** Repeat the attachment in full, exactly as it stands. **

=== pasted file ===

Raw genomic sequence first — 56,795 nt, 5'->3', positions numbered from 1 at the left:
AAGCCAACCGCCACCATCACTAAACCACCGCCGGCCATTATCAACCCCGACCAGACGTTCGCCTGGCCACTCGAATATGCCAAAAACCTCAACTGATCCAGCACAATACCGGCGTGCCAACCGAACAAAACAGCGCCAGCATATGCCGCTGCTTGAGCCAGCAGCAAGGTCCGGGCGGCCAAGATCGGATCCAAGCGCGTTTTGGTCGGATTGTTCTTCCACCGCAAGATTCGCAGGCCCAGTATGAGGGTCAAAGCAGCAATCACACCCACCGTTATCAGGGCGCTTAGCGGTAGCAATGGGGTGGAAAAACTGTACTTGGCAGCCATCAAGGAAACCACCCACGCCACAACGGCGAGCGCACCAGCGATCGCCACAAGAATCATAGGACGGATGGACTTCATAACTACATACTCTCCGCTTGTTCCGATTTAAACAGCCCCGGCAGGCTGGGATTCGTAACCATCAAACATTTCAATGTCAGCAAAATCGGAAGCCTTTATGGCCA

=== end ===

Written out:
Raw genomic sequence first — 56,795 nt, 5'->3', positions numbered from 1 at the left:
AAGCCAACCGCCACCATCACTAAACCACCGCCGGCCATTATCAACCCCGACCAGACGTTCGCCTGGCCACTCGAATATGCCAAAAACCTCAACTGATCCAGCACAATACCGGCGTGCCAACCGAACAAAACAGCGCCAGCATATGCCGCTGCTTGAGCCAGCAGCAAGGTCCGGGCGGCCAAGATCGGATCCAAGCGCGTTTTGGTCGGATTGTTCTTCCACCGCAAGATTCGCAGGCCCAGTATGAGGGTCAAAGCAGCAATCACACCCACCGTTATCAGGGCGCTTAGCGGTAGCAATGGGGTGGAAAAACTGTACTTGGCAGCCATCAAGGAAACCACCCACGCCACAACGGCGAGCGCACCAGCGATCGCCACAAGAATCATAGGACGGATGGACTTCATAACTACATACTCTCCGCTTGTTCCGATTTAAACAGCCCCGGCAGGCTGGGATTCGTAACCATCAAACATTTCAATGTCAGCAAAATCGGAAGCCTTTATGGCCA